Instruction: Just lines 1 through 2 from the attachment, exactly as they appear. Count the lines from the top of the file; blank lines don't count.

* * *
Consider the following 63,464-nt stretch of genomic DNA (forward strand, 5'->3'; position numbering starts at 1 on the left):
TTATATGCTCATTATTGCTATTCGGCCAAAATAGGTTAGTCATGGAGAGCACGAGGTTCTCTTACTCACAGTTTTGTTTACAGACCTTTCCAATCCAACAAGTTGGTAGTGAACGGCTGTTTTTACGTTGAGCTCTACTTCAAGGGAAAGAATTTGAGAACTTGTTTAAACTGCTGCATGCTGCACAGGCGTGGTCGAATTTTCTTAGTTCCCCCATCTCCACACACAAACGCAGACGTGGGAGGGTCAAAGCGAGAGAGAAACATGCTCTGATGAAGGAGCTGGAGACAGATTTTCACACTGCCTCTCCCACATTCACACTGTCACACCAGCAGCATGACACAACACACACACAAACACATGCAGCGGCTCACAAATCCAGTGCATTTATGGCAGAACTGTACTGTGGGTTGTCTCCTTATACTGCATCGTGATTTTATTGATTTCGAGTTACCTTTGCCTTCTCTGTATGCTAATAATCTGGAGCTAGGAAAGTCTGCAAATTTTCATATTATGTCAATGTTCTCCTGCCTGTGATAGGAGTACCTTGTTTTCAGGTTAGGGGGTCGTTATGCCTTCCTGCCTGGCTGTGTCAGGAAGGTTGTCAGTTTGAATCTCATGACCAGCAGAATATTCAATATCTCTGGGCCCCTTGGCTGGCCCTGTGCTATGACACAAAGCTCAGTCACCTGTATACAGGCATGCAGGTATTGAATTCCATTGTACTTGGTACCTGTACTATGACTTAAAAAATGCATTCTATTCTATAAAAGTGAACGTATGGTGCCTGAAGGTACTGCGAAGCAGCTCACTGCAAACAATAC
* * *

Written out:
Consider the following 63,464-nt stretch of genomic DNA (forward strand, 5'->3'; position numbering starts at 1 on the left):
TTATATGCTCATTATTGCTATTCGGCCAAAATAGGTTAGTCATGGAGAGCACGAGGTTCTCTTACTCACAGTTTTGTTTACAGACCTTTCCAATCCAACAAGTTGGTAGTGAACGGCTGTTTTTACGTTGAGCTCTACTTCAAGGGAAAGAATTTGAGAACTTGTTTAAACTGCTGCATGCTGCACAGGCGTGGTCGAATTTTCTTAGTTCCCCCATCTCCACACACAAACGCAGACGTGGGAGGGTCAAAGCGAGAGAGAAACATGCTCTGATGAAGGAGCTGGAGACAGATTTTCACACTGCCTCTCCCACATTCACACTGTCACACCAGCAGCATGACACAACACACACACAAACACATGCAGCGGCTCACAAATCCAGTGCATTTATGGCAGAACTGTACTGTGGGTTGTCTCCTTATACTGCATCGTGATTTTATTGATTTCGAGTTACCTTTGCCTTCTCTGTATGCTAATAATCTGGAGCTAGGAAAGTCTGCAAATTTTCATATTATGTCAATGTTCTCCTGCCTGTGATAGGAGTACCTTGTTTTCAGGTTAGGGGGTCGTTATGCCTTCCTGCCTGGCTGTGTCAGGAAGGTTGTCAGTTTGAATCTCATGACCAGCAGAATATTCAATATCTCTGGGCCCCTTGGCTGGCCCTGTGCTATGACACAAAGCTCAGTCACCTGTATACAGGCATGCAGGTATTGAATTCCATTGTACTTGGTACCTGTACTATGACTTAAAAAATGCATTCTATTCTATAAAAGTGAACGTATGGTGCCTGAAGGTACTGCGAAGCAGCTCACTGCAAACAATAC